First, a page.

Assessing property flood resilience for commercial buildings: some recommendations

Hong Xiao, David Higgins, Rotimi Joseph, Taiwo Adedeji, David Proverbs

    Research output: Book/ReportCommissioned report


    Commercial property plays a significant role in the UK economy and presents a major investment asset for both the pensions and insurance industries. UK commercial property forms a significant portion of the economy, with an estimated turnover of £3.2trn and employing about 22.8 million people with an average growth rate of 2.2% since 2008.

    Commercial property investment rental income derived from business leases on offices, shops, industrial and leisure facilities supports pensions, insurance policies and savings plans. Therefore flooding poses a considerable threat to the security of income from this asset class and means the security of these investments is paramount to the large number of shareholders and stakeholders.

    In recent years, UK flood risk management policy has recognised that floods cannot be totally prevented and has therefore embraced a proactive and more robust approach of managing flood risk and living with floods, captured under the 'living with water' philosophy. This approach often entails building resilience into the system that is exposed to the risk.

    For residential properties, the focus has been on development and adaptation to the risks of flooding. This concept is commonly referred to as 'property level' flood resilience or simply, property flood resilience (PFR). Since its inception, this has gained wider recognition in the domain of flood risk management. However, most studies relating to flood-risk effect on properties or PFR have concentrated almost exclusively on residential properties.

    Given that commercial properties tend to have many different characteristics, for example in form, materials and technologies used, there has up to now been scant research on the application of PFR to them. The aim of this study, therefore, is to explore the application of PFR towards this important component of the building stock and to develop some clear conclusions and recommendations for taking this approach forward.

    The research adopted a mixed methods approach:

    - a review of the existing evidence found in the literature, encompassing government reports, policy papers, grey literature and published research.

    - an online questionnaire survey of commercial property owners and tenants exposed to flood risk.

    - a detailed case study phase, in York, Sheffield and Worcester area of the UK, in which six examples of flood-affected commercial properties were investigated in detail, comprising interviews with occupiers and owners, site visits and observations and scrutiny of documentation.

    The case study businesses were: a manufacturing factory, a business centre, a holiday cottage, a sailing club, a rowing club and a touring theatre.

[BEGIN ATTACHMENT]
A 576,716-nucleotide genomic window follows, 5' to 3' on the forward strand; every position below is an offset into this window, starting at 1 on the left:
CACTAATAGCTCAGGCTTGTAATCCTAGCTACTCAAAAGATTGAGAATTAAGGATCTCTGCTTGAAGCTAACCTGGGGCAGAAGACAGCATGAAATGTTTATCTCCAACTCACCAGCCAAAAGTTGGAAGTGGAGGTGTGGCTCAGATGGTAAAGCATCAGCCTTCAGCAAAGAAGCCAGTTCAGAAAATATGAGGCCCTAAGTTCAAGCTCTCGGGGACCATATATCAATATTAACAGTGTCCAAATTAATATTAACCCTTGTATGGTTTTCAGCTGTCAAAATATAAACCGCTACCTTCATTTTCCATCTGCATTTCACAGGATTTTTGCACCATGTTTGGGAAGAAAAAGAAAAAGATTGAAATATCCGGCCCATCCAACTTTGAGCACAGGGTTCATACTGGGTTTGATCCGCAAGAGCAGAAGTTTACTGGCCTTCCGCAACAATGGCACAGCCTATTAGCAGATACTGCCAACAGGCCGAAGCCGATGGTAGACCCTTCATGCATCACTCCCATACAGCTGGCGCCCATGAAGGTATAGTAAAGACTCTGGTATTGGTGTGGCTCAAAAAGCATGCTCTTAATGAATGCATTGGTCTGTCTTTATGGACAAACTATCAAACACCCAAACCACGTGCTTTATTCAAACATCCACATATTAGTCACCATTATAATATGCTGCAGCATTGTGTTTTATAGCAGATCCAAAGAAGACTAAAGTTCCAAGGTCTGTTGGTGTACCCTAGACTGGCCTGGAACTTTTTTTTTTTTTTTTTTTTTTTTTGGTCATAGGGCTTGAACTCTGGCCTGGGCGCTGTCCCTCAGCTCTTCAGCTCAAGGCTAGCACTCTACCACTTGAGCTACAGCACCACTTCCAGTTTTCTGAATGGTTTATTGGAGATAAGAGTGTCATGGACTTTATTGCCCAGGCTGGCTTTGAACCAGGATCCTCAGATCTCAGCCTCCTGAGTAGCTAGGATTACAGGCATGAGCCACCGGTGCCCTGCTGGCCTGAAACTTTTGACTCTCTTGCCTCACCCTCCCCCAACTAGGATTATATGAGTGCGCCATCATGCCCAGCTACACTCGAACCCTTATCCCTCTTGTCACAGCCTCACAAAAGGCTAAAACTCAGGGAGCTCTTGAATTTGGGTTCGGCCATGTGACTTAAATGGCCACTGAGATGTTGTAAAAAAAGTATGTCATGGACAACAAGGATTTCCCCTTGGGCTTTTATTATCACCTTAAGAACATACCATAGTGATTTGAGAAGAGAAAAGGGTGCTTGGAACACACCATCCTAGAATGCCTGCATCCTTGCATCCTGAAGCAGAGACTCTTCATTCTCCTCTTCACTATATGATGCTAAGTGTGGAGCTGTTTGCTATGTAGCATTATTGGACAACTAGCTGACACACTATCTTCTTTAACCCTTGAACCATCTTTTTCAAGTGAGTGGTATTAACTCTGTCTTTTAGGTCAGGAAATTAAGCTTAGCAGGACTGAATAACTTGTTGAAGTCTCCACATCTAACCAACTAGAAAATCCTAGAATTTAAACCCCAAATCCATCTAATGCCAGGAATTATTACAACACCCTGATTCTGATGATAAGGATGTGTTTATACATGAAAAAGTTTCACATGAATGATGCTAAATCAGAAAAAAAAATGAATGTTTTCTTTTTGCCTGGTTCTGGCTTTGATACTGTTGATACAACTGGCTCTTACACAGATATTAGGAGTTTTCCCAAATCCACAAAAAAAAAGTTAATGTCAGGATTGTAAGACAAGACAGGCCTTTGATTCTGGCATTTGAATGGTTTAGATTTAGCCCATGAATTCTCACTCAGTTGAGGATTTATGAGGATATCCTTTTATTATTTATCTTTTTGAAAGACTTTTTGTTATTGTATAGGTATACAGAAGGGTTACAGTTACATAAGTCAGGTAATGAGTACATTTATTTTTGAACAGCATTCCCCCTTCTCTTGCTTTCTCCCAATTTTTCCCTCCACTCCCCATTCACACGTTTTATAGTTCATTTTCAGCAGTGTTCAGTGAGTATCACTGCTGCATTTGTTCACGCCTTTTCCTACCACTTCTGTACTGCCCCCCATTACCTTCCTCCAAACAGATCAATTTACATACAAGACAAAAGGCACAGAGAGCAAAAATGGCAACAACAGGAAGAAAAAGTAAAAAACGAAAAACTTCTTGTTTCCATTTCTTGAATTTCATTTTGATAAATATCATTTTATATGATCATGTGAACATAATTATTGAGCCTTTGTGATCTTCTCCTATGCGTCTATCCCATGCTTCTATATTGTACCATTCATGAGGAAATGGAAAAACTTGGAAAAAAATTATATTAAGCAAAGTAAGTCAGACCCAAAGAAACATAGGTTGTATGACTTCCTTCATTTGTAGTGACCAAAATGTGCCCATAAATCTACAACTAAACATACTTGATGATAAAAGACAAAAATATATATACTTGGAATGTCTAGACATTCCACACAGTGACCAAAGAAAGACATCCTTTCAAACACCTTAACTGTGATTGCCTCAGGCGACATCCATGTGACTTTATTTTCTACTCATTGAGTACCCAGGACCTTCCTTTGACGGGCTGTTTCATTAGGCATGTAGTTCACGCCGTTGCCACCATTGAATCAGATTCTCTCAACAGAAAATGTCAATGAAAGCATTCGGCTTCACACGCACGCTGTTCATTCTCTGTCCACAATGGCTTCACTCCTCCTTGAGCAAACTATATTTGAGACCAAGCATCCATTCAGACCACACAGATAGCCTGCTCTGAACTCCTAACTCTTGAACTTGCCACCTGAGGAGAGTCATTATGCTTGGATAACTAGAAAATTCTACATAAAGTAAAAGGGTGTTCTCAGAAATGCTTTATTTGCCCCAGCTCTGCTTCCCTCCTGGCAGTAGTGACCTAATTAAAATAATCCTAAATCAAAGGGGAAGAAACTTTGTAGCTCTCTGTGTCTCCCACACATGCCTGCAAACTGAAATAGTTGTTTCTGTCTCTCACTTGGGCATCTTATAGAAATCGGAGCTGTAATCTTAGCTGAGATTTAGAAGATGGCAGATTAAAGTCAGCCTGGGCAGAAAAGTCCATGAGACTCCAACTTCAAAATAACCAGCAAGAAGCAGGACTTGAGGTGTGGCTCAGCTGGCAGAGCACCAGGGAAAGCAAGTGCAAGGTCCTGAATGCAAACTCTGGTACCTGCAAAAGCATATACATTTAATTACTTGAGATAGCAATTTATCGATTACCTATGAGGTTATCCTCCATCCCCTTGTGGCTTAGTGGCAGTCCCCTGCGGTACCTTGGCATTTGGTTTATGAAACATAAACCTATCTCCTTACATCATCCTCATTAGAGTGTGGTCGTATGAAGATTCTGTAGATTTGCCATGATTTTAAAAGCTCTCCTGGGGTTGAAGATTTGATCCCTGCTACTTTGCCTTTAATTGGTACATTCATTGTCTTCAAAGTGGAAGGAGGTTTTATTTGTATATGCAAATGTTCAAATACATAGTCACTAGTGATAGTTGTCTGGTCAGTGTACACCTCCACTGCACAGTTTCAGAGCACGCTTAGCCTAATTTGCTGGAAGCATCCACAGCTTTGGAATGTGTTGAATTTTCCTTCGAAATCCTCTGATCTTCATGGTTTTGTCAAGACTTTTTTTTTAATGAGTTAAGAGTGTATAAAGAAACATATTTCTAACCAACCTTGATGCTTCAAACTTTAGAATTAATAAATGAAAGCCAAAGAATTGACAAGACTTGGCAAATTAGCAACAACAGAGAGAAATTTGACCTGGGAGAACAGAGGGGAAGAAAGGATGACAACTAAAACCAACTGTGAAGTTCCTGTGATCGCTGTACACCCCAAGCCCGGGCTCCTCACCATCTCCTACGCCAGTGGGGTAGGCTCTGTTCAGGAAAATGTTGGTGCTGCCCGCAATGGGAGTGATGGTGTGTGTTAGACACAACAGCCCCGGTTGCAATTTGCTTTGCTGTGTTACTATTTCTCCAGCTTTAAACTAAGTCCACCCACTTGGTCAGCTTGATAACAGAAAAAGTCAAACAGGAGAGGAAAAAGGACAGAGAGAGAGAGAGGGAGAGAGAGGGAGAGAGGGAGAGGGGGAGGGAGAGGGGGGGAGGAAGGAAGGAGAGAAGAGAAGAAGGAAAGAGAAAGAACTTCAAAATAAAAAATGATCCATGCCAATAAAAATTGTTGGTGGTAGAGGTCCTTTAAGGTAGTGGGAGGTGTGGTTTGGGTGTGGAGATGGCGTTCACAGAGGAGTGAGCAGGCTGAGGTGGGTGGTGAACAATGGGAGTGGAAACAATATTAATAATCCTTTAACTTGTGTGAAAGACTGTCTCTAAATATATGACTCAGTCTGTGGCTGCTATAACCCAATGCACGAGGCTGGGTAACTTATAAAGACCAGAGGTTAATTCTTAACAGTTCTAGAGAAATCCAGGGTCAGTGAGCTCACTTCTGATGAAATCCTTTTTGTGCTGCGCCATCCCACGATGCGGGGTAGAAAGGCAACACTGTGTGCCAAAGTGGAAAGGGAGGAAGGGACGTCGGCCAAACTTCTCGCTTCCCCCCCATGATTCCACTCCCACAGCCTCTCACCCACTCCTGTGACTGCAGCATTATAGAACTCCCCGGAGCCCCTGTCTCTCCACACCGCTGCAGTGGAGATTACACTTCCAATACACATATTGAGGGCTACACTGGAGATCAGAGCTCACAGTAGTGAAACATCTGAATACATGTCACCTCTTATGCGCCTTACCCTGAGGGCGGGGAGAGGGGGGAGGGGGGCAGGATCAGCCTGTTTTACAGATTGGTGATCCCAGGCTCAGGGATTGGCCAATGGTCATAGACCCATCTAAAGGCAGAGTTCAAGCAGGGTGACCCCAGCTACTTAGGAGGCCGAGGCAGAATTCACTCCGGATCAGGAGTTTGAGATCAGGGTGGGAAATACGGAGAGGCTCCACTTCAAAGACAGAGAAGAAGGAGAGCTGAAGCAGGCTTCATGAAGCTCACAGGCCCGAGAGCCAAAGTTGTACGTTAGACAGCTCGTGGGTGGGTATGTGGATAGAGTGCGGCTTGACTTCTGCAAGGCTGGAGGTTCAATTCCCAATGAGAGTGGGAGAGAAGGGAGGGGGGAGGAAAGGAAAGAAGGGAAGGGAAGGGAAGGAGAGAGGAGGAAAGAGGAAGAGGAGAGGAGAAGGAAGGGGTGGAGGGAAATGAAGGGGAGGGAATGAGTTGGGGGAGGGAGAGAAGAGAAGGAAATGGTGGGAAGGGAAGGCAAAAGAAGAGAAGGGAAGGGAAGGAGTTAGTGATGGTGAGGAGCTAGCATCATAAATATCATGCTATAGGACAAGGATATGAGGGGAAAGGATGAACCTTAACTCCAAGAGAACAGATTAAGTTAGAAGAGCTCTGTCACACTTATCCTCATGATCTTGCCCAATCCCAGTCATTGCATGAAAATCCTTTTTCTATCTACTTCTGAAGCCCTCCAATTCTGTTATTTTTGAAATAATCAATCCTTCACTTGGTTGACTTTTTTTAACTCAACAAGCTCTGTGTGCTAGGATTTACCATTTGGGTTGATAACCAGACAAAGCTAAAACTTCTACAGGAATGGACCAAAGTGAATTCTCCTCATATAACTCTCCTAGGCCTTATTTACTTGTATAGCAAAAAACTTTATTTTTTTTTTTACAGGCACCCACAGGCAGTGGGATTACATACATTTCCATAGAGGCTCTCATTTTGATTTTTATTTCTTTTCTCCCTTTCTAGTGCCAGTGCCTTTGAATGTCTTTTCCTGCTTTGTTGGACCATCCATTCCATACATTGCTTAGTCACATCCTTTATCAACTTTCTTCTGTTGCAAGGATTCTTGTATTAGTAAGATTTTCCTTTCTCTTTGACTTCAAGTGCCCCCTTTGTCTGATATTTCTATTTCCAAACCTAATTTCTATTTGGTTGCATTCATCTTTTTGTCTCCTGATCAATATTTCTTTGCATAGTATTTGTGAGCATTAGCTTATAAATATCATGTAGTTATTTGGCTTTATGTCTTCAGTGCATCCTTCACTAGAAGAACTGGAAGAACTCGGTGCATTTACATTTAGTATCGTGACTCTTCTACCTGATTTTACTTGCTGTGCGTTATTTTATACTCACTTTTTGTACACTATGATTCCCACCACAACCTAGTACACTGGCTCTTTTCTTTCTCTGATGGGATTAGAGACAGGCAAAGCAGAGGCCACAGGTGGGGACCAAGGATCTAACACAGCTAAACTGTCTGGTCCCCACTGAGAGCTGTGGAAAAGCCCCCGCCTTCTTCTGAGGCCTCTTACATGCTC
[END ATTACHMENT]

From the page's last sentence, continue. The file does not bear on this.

The findings revealed
    The detrimental impact from flooding on commercial properties is evident in a number of ways, making a clear case for businesses to take flood risk seriously and to take action to minimise the impact.

    Flood risk awareness among the case study businesses was high, but this was possibly due to the fact that most had direct flooding experience. Effort will be needed to promote awareness to businesses not currently at risk, to allow time to prepare risk management strategies.

    The case studies showed that businesses tended to choose a bespoke package of measures to suite their circumstances, rather than implementing a full suite of all available PFR packages.

    It was also evident that PFR measures enhanced the reputation of the businesses and increased the value of properties, providing indirect and intangible benefits, as well as reducing the damage from flooding - the principle direct and tangible benefit. Businesses need to fully appreciate the range of benefits into their PFR decision-making.

    The case studies showed that businesses chiefly relied on their own resources and instincts, or followed the practices of others in developing PFR strategies. This points to the need for business support in this area, especially for SMEs.

    - Flood resilience should be part of an organisation's business risk management strategy and incorporated into its operational management.

    - The absence of a 'one-size-fits-all model' means businesses need to assess their own flood risks and implement specific PFR measures to address their needs.

    - future comprehensive research on the costs and benefits of different PFR measures will facilitate and encourage more PFR measures in commercial properties.

    - There is an urgent need for a 'one-stop' hub organised by government or professional bodies to provide independent, reliable and practical advice and guidance on PFR measures.

    - PFR measures should be incorporated into building design and construction, where appropriate, to avoid costly retrofitting later.
    Original languageEnglish
    PublisherProperty Research Trust
    Publication statusPublished (VoR) - 1 Jan 2023


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